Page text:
Victoria tugged down the Nationals baseball cap that went so well with her hard-used jeans and the old Annapolis Naval Academy t-shirt she’d picked up from one of her mother’s staff retreats, then put it and the past and everything else out of her mind to start her wind-up. Up and back and down and lunge… the ball left her fingers with a low whistle, fast and low, and she could see her father start his swing at the edge of her peripheral vision just as the rising curve started to cut up and in. The ball hit the net hard enough to rattle the frame, and her father matched it with a low grunt of good-natured frustration as he bent down to grab the ball out of the dirt. “You, young lady, are developing a low and evil habit of trickery that is not at all in keeping with the traditions of the service.”

“I thought the tradition of the service was ‘Swift, silent, deadly’?’” She grinned at him, taking a hint from the fact that he hadn’t throw the ball and walking over to slap his shoulder lightly with her glove.

His chuckle rumbled deep in his chest, and he slung the bat over one shoulder while he squeezed his daughter firmly against the other in a tight, affectionate hug. “I knew you were hanging around with those damned Marines too much. Good thing we got you out here to the free Western air and away from their wretched influence.”

“Guess so.” The ache was still there, but Victoria found herself smiling up at him anyway. That’s Dad - always ready to make you laugh when things get rough. “Think Mom’s finished her work enough so we can talk her into some cards before bed?”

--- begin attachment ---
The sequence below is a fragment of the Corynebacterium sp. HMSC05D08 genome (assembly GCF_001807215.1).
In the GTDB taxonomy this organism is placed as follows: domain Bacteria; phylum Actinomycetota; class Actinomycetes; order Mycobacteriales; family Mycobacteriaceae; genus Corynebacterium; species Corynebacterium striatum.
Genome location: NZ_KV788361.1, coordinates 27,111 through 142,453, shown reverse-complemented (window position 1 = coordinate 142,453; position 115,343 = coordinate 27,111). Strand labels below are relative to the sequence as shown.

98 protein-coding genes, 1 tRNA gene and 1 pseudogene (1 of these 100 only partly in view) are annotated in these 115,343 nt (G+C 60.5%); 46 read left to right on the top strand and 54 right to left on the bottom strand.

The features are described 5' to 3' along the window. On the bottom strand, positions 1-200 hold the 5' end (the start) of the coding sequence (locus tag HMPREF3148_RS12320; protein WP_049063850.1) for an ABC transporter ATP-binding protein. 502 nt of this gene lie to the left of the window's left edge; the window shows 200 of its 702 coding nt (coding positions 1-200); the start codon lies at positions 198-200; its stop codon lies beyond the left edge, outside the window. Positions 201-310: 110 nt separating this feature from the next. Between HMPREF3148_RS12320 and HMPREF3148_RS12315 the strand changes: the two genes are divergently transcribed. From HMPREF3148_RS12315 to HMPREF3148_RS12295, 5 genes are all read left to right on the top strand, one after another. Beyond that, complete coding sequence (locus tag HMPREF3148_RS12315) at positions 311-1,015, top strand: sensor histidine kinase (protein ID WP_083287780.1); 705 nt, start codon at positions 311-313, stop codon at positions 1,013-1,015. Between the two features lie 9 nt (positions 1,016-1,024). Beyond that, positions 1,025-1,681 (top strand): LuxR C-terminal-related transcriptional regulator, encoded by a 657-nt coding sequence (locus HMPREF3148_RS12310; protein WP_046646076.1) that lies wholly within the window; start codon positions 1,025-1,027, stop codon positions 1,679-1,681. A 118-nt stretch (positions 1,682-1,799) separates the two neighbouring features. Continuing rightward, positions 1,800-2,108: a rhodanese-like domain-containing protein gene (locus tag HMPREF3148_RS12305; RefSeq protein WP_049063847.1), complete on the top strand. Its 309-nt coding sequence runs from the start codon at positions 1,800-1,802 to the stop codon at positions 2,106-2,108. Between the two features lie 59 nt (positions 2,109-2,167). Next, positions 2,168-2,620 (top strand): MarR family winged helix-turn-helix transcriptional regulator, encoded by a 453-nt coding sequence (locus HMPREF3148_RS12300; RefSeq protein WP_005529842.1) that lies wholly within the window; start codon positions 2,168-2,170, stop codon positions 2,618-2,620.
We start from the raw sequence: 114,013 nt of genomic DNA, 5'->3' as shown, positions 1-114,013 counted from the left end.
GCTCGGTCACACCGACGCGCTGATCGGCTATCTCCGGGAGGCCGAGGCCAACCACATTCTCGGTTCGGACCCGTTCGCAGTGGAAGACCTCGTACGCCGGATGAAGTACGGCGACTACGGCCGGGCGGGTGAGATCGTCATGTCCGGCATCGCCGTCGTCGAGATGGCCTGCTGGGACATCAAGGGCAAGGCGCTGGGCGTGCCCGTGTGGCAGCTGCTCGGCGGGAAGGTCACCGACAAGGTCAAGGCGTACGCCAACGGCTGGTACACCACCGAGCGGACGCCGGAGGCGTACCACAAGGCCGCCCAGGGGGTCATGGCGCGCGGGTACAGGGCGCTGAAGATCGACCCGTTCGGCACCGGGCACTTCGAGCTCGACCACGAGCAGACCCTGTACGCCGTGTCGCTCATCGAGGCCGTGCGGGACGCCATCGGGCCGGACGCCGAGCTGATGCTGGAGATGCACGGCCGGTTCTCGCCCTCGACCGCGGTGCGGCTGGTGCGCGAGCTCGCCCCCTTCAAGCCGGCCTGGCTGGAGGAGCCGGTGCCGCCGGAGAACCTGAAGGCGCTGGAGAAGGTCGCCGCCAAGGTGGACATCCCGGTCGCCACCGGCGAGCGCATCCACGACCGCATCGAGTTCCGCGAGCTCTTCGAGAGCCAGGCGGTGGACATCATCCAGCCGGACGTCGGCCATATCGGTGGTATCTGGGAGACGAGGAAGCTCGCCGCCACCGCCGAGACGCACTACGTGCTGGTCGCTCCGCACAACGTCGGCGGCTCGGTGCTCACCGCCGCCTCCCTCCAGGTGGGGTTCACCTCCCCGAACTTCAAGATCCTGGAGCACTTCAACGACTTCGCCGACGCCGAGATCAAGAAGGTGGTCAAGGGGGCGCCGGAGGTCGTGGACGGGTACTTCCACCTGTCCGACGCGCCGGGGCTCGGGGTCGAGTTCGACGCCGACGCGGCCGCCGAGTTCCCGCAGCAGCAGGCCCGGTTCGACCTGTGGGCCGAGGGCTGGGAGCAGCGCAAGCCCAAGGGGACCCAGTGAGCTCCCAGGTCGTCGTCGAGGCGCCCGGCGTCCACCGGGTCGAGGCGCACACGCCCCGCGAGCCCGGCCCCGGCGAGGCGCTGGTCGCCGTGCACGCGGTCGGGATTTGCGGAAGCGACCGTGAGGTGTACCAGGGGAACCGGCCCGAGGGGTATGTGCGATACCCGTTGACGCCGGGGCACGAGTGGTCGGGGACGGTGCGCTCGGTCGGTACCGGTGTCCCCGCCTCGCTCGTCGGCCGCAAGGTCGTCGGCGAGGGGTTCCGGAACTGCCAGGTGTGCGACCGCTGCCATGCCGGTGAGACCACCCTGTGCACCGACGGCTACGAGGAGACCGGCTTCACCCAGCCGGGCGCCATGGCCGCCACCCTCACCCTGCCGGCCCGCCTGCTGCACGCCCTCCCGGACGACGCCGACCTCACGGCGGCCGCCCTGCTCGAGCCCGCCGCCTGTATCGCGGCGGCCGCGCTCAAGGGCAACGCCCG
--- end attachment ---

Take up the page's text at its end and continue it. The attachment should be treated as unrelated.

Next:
“Ah-hah!” He gave her a gentle shove as they mounted the last of the front steps onto the porch. “Not enough to have shown up your old man’s rusting batting skills, but now you’re going to tempt fate by trying to win more allowance off your mother? You know what they say goes before a fall, Vic.”

“Dunno, dad. A cliff?” She winked at him, pulled the door open, and vanished inside with a bob of her ponytail.

“Children.” John stepped in and opened the hall closet to put the bat away, then strolled casually into the living room where his wife was settled on the couch in front of the long picture windows with a pencil between her teeth and her fingers poised over the keys of her tablet. “I swear, that girl gets taller and mouthier every year.” He weighed walking over to give Margaret a kiss, but if he interrupted her train of thought … well, a man could stand to temper his valor with a little discretion now and then. He went to put the kettle on instead.

The Car arrived at its destination, with Katherine’s shoes already on her feet. Carson was the first to leave the Car - that was the way it was done in the Kates house, the way it had always been done - and he made his way around to open Katherine’s door, bypassing Angelia’s in the process. Angelia waited until her mother was standing in those horrible, wonderful shoes before slipping from the vehicle herself, walking precisely one and a half meters behind her parents toward the door of the Blackwell home.

Carson rested a hand chastely on his wife’s arm as they walked, and Angelia fought the urge to pull out her cell phone again. Once the couple reached the door, Carson reached out with his free hand and knocked on the door three times with even firmness.